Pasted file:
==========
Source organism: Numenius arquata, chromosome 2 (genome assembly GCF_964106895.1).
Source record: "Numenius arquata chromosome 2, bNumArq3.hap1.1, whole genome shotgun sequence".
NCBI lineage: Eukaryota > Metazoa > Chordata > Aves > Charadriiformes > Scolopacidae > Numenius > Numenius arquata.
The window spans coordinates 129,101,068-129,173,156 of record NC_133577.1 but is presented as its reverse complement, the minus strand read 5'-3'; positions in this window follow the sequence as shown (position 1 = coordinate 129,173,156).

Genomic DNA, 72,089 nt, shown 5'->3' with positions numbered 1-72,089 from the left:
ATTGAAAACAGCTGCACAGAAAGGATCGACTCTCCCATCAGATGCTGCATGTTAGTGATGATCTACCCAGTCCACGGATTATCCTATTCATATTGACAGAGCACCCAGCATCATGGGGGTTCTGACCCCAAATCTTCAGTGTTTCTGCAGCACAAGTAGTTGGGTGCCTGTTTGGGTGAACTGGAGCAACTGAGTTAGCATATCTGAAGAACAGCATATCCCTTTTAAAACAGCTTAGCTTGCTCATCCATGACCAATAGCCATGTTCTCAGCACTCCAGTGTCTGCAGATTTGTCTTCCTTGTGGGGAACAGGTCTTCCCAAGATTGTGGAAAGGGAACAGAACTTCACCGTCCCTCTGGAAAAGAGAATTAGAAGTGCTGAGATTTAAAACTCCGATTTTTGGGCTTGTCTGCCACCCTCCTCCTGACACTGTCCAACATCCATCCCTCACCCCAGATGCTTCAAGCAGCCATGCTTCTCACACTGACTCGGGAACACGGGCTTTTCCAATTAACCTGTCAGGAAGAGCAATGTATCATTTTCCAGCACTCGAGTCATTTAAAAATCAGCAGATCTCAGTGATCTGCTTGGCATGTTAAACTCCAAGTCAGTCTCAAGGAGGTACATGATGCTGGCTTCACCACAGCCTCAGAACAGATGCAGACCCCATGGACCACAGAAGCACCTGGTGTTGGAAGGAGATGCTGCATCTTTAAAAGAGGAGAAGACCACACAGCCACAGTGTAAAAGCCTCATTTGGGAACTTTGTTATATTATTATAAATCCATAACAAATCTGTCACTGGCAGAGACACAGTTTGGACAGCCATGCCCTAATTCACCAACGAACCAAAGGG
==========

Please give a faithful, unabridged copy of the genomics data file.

Source organism: Numenius arquata, chromosome 2 (genome assembly GCF_964106895.1).
Source record: "Numenius arquata chromosome 2, bNumArq3.hap1.1, whole genome shotgun sequence".
NCBI lineage: Eukaryota > Metazoa > Chordata > Aves > Charadriiformes > Scolopacidae > Numenius > Numenius arquata.
The window spans coordinates 129,101,068-129,173,156 of record NC_133577.1 but is presented as its reverse complement, the minus strand read 5'-3'; positions in this window follow the sequence as shown (position 1 = coordinate 129,173,156).

Genomic DNA, 72,089 nt, shown 5'->3' with positions numbered 1-72,089 from the left:
ATTGAAAACAGCTGCACAGAAAGGATCGACTCTCCCATCAGATGCTGCATGTTAGTGATGATCTACCCAGTCCACGGATTATCCTATTCATATTGACAGAGCACCCAGCATCATGGGGGTTCTGACCCCAAATCTTCAGTGTTTCTGCAGCACAAGTAGTTGGGTGCCTGTTTGGGTGAACTGGAGCAACTGAGTTAGCATATCTGAAGAACAGCATATCCCTTTTAAAACAGCTTAGCTTGCTCATCCATGACCAATAGCCATGTTCTCAGCACTCCAGTGTCTGCAGATTTGTCTTCCTTGTGGGGAACAGGTCTTCCCAAGATTGTGGAAAGGGAACAGAACTTCACCGTCCCTCTGGAAAAGAGAATTAGAAGTGCTGAGATTTAAAACTCCGATTTTTGGGCTTGTCTGCCACCCTCCTCCTGACACTGTCCAACATCCATCCCTCACCCCAGATGCTTCAAGCAGCCATGCTTCTCACACTGACTCGGGAACACGGGCTTTTCCAATTAACCTGTCAGGAAGAGCAATGTATCATTTTCCAGCACTCGAGTCATTTAAAAATCAGCAGATCTCAGTGATCTGCTTGGCATGTTAAACTCCAAGTCAGTCTCAAGGAGGTACATGATGCTGGCTTCACCACAGCCTCAGAACAGATGCAGACCCCATGGACCACAGAAGCACCTGGTGTTGGAAGGAGATGCTGCATCTTTAAAAGAGGAGAAGACCACACAGCCACAGTGTAAAAGCCTCATTTGGGAACTTTGTTATATTATTATAAATCCATAACAAATCTGTCACTGGCAGAGACACAGTTTGGACAGCCATGCCCTAATTCACCAACGAACCAAAGGG